I had downloaded Square Peg a while ago onto my Kindle, but suddenly turned to it as an antidote to the rather grim apocalyptic near-future NetGalley arc I’d just endured. I was so very glad I did…
“She’d seen faces like that before, but on the television, in films and in the history books. The faces of fanatics, cold and blind to all reason staring back at her.”
Chloe is a square peg in an increasingly uncomfortable round hole. Brought up by her wildly unconventional grandmother, she’s a true free spirit and has never learned to pull her punches. She’s just married trainee Church of England clergyman Clifford, and is living at the theological college and trying to figure out what’s going on around her. She’s had very little connection with formal religion, and has a talent for stepping on all sorts of emotional land-mines with the wives of the other ordinands. That would probably be fine if it wasn’t for the fact that her grandmother has inconsiderately died, and left her a house full of exotic souvenirs of her days as a travelling doctor, instructions to track down her father and sister, and what everyone else regards as a really bad attitude. She’s also lost her job, her temper, but not the will to live.
Chloe may come across as something of an airhead during the above extract of a rather chatty blurb, but in actual fact, she is mostly level-headed and extremely likeable. She is also in big trouble. Very recently bereaved, she is adrift. Her Gran, who brought her up, is the only family she has and while she is very happily married, it is a relatively new relationship. Moreover, her husband has recently started a course at a theological college training to be a Church of England vicar. And then, she is made redundant.
Like many people in great emotional pain, Chloe has become a tad short-fused and succeeds in mortally offending one of the wives of the ordinands at a supper designed to welcome the new intake and their wives. And what should be a relatively minor clash, quickly forgiven and forgotten in a Christian society, becomes the poisonous bedrock upon which a whispering campaign against Chloe is formed.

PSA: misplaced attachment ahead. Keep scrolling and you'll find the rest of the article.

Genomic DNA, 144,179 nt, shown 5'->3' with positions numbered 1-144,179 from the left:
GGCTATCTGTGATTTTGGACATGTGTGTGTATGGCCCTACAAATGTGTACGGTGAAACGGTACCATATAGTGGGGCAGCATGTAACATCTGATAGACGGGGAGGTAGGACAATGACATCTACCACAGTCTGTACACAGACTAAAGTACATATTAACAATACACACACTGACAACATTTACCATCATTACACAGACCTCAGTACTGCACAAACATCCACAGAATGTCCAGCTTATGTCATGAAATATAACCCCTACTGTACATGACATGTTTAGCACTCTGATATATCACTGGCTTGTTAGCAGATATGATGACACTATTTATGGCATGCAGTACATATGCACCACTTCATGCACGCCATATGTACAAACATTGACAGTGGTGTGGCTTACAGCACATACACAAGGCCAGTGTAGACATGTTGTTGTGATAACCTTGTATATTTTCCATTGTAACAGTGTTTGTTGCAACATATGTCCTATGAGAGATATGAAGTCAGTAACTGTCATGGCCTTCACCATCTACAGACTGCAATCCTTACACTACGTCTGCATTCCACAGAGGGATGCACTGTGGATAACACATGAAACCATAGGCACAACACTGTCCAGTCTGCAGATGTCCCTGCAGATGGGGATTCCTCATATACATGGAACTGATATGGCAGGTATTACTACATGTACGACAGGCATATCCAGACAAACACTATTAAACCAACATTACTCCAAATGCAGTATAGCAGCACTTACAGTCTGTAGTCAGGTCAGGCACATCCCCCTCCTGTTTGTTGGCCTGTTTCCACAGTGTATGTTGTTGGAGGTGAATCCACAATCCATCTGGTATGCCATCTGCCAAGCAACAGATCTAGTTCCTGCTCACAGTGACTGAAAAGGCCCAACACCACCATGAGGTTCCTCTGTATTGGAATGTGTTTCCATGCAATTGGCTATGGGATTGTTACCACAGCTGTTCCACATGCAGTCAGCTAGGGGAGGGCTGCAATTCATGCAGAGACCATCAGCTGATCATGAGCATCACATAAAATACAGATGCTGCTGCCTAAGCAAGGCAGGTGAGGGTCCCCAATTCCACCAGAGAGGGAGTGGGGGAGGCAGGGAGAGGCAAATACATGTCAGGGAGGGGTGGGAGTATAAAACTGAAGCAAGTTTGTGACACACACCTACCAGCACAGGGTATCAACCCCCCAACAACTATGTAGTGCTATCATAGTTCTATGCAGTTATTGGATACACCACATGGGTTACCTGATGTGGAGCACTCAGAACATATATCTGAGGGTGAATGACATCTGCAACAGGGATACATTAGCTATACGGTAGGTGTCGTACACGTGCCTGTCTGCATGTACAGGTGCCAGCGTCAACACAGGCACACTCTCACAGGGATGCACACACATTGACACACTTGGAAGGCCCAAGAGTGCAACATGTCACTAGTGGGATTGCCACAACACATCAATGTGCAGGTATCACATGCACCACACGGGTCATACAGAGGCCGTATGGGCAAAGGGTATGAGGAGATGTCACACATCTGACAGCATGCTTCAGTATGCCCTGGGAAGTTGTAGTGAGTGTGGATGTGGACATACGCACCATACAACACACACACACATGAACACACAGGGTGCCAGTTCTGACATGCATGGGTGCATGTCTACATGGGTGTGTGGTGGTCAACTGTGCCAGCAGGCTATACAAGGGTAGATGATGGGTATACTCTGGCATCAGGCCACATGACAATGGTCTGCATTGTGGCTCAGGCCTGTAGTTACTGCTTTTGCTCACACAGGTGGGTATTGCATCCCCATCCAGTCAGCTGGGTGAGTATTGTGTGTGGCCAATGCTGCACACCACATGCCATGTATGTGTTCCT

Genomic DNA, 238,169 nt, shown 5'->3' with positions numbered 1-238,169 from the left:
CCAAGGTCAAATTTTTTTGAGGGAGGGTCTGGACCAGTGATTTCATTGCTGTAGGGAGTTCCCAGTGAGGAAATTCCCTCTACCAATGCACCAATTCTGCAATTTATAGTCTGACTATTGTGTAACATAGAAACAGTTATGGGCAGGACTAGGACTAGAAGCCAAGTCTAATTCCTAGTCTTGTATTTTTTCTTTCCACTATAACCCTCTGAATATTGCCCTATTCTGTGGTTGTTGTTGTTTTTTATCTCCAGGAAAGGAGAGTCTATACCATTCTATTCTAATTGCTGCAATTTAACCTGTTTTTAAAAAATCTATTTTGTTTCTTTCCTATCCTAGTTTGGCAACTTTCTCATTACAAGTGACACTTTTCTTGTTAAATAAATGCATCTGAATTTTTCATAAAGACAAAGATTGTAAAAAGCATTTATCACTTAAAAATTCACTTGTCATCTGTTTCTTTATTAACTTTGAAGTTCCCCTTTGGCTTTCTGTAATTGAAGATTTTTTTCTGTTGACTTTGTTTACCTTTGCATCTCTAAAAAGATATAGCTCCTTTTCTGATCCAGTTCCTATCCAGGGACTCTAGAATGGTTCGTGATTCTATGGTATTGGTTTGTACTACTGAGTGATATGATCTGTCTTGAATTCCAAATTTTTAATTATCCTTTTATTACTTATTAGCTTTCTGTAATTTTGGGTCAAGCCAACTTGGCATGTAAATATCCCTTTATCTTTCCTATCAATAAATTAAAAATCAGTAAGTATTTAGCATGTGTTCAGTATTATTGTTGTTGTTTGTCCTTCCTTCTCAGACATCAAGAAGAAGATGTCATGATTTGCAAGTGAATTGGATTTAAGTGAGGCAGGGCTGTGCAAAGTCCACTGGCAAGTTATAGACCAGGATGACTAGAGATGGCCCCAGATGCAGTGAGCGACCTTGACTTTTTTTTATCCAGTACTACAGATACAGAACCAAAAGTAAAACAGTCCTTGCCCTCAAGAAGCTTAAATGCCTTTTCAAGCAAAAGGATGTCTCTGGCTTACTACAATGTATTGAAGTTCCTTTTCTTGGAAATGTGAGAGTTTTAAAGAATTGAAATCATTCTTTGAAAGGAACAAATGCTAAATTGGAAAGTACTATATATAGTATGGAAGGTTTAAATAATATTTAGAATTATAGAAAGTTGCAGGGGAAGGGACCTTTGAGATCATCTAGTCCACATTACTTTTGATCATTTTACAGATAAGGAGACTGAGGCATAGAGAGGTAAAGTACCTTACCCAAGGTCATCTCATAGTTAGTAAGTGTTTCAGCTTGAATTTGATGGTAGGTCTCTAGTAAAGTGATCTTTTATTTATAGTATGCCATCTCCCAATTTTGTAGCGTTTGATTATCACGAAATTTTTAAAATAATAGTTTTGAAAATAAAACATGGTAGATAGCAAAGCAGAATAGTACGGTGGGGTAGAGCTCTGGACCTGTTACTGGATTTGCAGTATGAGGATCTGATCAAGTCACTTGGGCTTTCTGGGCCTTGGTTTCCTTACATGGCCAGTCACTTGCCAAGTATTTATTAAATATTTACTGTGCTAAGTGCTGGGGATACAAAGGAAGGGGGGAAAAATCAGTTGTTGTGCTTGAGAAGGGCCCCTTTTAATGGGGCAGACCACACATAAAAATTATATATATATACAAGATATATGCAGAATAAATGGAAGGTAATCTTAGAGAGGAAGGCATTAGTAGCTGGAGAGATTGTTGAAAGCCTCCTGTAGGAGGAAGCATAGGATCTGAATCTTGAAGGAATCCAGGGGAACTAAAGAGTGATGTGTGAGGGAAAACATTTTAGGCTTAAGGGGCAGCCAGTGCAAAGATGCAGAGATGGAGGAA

I’ve always been aware that Tuffnell possesses a keen intelligence and understanding of human nature – it sings out of her writing on her blog, Zen and the Art of Tightrope Walking. It is what prompted me to buy her books in the first place. But this challenging read about prejudice and how it can get a grip, is a masterly study in how we human beings function – and how it can go so badly wrong. However, let me start by reassuring you. If you enjoy reading a smoothly well-written account of a very likeable protagonist in her daily life, then dive right in. Tuffnell’s technically accomplished writing style won’t plunge you into scenes of over-wrought misery. She depicts an independent young woman who has suffered a grievous loss, but carries on anyway – because everyone around her expects her to. Indeed, she expects that she should.
And despite the fact she is dealing with a serious subject, there is plenty of humour. Many of the scenes that lead up to the shocking climax verge on the farcical and certainly had me grinning. What added to my pleasure was that another of Tuffnell’s protagonists, Isabel from Away With the Fairies – see my review here – makes a sudden appearance. The narrative arc is beautifully handled, as is the fallout. There are no over-dramatic flourishes, which could so easily have tipped this book into melodrama.
Tuffnell tried to get her work traditionally published and after a number of near misses, gave up and now self publishes her writing. Thank goodness for that option – it would be a crying shame if books of this calibre didn’t see the light of day.